two way sign1. Law firms create mentoring programs to retain associates not develop them.

Law firms continue to try and keep the associates they have spend money and time training.  One of the associate programs that is ever popular is the mentor program.

Law firms pair up people and tell them to become friends and spend personal time together.  They tell new associates who to ask for help.

No one wants to be told who to go to for guidance, when and why.  A relationship between a mentor and mentee can’t be assigned, forced or regulated. These programs do not work.

Law firms should put their money and resources into solid, practical training and opportunities to network within their firms.  Senior associates and partners would make a greater impact and enjoy it more if they talked to a group of young attorneys over lunch about what they are doing in their cases, how they get clients, how they manage their case load, how they delegate, how they build loyalty with staff or any number of things they do well.

Everyone is good at different things. Firm management should target senior attorneys who do particular things well and organize them to talk to newer associates. Administrative staff should also be tapped to discuss the workings of the firm and how to get things done.

2.  Associates expect a mentor.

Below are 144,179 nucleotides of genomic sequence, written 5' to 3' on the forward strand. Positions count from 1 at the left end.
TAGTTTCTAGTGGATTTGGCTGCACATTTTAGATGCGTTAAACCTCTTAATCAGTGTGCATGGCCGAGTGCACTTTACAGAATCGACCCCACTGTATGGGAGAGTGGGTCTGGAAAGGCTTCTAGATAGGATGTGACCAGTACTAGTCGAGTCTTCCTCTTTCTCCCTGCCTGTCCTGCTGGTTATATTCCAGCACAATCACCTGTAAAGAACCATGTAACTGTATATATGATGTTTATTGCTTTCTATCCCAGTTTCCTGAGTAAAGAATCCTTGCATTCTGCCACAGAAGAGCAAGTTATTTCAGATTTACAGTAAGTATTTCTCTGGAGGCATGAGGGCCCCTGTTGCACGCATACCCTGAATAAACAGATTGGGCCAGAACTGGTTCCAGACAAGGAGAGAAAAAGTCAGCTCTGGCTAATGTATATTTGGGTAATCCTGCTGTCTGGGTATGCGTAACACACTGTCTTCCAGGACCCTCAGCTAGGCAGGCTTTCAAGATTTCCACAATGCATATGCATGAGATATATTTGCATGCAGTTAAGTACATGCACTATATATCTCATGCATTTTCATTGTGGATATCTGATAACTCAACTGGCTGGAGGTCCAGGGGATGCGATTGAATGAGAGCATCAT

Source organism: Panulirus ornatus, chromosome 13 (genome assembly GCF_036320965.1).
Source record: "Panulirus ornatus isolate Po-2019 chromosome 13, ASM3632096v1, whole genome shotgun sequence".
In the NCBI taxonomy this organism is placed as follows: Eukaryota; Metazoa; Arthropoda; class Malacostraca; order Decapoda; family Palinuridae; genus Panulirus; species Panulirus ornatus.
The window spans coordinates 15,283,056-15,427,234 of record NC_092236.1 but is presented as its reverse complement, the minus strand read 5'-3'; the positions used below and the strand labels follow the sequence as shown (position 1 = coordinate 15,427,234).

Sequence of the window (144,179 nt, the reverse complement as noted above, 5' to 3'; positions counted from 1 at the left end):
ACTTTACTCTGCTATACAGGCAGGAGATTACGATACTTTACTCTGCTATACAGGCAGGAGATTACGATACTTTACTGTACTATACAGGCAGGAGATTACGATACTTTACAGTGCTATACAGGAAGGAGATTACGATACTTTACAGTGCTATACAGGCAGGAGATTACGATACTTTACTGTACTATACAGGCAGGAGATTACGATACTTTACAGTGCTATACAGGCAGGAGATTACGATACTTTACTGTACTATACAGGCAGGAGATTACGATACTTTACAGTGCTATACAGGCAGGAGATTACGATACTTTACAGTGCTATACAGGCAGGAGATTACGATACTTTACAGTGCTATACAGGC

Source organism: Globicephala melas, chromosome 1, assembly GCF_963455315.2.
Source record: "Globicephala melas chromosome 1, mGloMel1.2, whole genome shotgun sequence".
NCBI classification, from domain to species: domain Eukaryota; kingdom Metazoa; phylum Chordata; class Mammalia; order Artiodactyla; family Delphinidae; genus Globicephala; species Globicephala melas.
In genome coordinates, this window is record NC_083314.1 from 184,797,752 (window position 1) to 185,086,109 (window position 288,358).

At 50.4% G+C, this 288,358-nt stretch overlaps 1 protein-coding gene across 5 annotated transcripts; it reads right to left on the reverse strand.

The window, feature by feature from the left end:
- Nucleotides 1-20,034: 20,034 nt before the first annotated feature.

Associates believe they should have the time of a senior associate or partner on a regular and ongoing basis and this should be managed and funded by the firm.

We each have a responsibility for our own career.  A mentor is a wonderful gift. This is a person who has been where you are, who does not judge and who is willing to spend time and energy to work toward your success.

It is an individual’s responsibility to find and nurture a relationship with someone they respect and desire to learn from. New associates should look for people who they want to emulate and work toward developing a relationship with him or her. These people may be in their firm or may be someone they meet at outside the firm. A new associate should ask a person they respect to lunch or to a cup of coffee, tell him or her what they respect and ask how the skill or trait was developed. AND pick up the check.

Firm social events should not be a group of the same attorneys and staff in a conference room with wine and cheese or the monthly birthday cake.

Events that include an activity or talk are more conducive to building relationships. The event should be easy and fun or educational, leading people to interact with others they don’t normally. Think what an impact having the most senior partner talk about his or her first win or biggest mistake. Partners and senior managers should be required to come and participate.

Mentor/mentee relationships develop over time. They should not be forced and should not be an expectation.

 

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